If you are linked into the online community of weight loss, you’ve probably seen this video (and you could have easily seen it just for the entertainment value.
Without giving away the whole thing, I’ll let you watch it, but then I’m going to comment on it. You’ll have to scroll a bit. I want you to watch the video without my thoughts ruining it for you:
So have you watched it yet? Good.
I’ve already watched it twice, and I’ll probably watch it again as soon as I’m done typing this. I enjoyed it that much.
Of course, that’s pretty obsessive for a video. I can objectively recognize that it’s not the greatest thing on earth, but it resonated.
One of the only other things to resonate like this was when The Oatmeal published this article on running.
There was something hidden in the humor (and honestly hidden in the emotional moments) of both of these products that just hit right in the sweet spot of empathy.
I can’t run marathons. I can’t drop a ridiculous amount of weight in a year. But I can understand what it’s like to want to escape and find peace in the universe (even if you’re listening to Slayer in the process). I can understand what it’s like to put on running shoes and have no further goal than getting away from whatever’s bothering you. I can understand what it’s like push yourself to physical exhaustion just so you can function the rest of the time.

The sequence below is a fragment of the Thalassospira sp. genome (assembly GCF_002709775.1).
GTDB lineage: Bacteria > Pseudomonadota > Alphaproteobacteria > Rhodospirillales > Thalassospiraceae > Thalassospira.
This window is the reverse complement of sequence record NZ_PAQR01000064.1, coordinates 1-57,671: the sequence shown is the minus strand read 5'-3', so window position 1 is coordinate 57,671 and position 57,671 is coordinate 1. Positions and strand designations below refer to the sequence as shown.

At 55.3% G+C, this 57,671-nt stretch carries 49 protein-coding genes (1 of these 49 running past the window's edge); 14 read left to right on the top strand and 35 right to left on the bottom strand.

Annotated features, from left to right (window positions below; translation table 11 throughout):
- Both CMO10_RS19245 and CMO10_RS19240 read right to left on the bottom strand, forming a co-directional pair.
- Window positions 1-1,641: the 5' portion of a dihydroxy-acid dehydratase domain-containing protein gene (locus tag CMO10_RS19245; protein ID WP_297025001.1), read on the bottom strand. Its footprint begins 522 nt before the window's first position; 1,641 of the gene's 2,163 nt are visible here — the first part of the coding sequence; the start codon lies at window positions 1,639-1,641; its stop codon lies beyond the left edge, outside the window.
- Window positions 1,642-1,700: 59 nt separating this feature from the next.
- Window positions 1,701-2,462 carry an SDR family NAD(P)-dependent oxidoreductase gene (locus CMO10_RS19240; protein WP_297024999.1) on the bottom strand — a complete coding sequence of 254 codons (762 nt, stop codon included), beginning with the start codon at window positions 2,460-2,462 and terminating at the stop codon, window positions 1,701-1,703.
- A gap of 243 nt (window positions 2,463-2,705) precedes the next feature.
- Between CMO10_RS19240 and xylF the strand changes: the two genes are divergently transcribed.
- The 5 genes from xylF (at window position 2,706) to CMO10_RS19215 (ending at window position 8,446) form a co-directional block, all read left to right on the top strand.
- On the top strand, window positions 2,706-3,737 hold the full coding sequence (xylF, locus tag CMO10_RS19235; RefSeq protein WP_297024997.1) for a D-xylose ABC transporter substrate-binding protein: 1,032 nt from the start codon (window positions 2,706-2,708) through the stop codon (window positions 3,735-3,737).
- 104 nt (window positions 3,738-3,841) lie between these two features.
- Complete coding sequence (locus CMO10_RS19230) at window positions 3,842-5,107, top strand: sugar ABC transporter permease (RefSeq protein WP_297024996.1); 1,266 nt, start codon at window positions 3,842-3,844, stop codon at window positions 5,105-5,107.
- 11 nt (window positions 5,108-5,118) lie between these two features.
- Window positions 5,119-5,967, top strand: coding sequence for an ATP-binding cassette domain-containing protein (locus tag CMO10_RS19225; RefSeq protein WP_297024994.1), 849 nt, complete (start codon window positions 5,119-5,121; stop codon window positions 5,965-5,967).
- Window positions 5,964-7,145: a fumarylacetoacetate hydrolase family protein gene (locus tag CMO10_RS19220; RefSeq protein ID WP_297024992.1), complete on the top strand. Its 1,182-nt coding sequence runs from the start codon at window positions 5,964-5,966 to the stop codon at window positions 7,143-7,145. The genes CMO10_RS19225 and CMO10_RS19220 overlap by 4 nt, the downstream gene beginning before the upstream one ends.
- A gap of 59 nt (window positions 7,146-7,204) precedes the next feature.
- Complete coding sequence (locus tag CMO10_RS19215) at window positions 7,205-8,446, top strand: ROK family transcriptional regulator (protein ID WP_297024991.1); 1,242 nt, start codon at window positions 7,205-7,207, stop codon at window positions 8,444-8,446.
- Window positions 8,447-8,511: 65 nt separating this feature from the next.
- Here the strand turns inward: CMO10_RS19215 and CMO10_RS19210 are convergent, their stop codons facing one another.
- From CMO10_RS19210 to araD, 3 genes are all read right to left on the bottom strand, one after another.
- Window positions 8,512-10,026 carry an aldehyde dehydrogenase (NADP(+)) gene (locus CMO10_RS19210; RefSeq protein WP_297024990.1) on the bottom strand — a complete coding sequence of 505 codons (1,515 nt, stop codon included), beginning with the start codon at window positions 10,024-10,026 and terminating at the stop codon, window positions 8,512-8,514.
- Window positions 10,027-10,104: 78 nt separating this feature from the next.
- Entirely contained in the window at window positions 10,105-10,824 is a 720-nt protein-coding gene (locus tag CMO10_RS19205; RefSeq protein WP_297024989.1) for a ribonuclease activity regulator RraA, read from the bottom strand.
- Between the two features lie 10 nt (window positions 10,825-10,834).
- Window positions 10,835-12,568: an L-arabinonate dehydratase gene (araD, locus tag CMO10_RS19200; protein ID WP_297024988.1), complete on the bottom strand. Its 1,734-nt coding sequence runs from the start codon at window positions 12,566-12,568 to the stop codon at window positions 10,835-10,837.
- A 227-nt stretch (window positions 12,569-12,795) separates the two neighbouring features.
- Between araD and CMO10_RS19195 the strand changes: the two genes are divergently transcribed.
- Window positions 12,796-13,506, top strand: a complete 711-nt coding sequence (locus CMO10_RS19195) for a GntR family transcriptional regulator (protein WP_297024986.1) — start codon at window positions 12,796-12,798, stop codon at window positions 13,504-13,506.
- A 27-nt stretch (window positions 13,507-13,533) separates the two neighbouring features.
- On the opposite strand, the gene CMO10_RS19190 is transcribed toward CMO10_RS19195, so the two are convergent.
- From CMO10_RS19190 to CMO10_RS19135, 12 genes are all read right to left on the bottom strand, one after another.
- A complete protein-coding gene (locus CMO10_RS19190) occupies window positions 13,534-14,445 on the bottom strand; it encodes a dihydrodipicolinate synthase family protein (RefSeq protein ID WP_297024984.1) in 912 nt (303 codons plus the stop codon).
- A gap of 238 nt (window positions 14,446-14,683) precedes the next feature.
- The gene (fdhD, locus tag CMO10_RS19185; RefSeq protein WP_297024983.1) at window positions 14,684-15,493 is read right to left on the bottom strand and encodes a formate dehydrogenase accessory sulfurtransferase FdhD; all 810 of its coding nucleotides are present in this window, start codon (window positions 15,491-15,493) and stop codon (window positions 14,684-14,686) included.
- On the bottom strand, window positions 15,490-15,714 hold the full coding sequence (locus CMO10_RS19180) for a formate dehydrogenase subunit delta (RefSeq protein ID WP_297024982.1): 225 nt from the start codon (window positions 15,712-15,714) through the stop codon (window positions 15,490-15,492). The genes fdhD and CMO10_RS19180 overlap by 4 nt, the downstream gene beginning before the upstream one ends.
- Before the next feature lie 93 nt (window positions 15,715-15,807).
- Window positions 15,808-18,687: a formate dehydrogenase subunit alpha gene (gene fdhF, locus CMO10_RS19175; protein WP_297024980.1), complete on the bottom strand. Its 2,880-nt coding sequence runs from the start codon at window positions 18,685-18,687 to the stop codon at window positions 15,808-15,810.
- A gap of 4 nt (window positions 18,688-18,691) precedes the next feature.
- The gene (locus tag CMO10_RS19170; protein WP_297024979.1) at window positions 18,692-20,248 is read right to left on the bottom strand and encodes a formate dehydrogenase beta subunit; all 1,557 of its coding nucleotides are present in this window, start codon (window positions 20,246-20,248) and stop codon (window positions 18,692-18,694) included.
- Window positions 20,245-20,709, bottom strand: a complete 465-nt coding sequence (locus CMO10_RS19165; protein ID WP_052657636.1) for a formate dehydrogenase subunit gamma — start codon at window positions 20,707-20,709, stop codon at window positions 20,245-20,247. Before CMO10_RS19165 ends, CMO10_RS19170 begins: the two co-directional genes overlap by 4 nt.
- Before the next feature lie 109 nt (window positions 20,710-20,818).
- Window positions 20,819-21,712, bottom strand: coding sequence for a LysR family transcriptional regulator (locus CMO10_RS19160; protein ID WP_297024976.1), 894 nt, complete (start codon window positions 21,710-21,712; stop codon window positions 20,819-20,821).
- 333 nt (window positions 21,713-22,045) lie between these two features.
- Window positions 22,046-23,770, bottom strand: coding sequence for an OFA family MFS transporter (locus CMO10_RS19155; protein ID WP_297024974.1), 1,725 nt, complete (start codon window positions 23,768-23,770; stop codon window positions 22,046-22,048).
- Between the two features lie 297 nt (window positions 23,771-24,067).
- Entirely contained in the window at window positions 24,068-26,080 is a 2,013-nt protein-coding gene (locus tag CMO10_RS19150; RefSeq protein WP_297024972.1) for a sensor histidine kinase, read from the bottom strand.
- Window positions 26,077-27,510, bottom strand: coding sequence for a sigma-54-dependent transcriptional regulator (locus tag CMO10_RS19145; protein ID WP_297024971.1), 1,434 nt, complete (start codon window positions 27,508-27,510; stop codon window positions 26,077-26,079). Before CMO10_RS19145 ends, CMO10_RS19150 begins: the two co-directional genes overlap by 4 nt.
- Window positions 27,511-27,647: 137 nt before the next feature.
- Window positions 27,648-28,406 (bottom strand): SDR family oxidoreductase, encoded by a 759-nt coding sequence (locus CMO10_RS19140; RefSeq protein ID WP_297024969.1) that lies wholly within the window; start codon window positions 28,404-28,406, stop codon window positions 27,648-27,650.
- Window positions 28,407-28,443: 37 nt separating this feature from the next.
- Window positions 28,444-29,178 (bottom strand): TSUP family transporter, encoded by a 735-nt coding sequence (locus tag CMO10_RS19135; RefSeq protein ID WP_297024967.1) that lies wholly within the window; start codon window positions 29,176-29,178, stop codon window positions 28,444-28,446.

And sometimes it’s this exhibition of pain that helps us understand and maybe motivates us better than the alternative.
I don’t look at people’s weight loss progress pics and get inspired. I just think I’m lucky it never got that bad. I don’t look at people’s marathons, etc., and think I could do that. I just think I’ll be happy to run all of a 5K some day if I work really hard.
Objectively, I know these are great and wonderful things, and I’m proud of them for doing it. But it’s not something I understand.
You see, I don’t empathize with success. I empathize with struggle. I empathize with failure. I empathize with hitting a wall and finding a way to keep moving forward.
So maybe what I saw was a guy struggling and somehow pushing anyway. Maybe hidden under the humor and sadness, what I saw was some version of me, and seeing that version of me be successful made me think I could be a version of me that’s successful in a way that I can’t comprehend now.
But maybe that’s just my take on things.
If you want the written version, the video was based on this article. I can vaguely remember the article coming out, but I either didn’t read it or it didn’t connect like the video.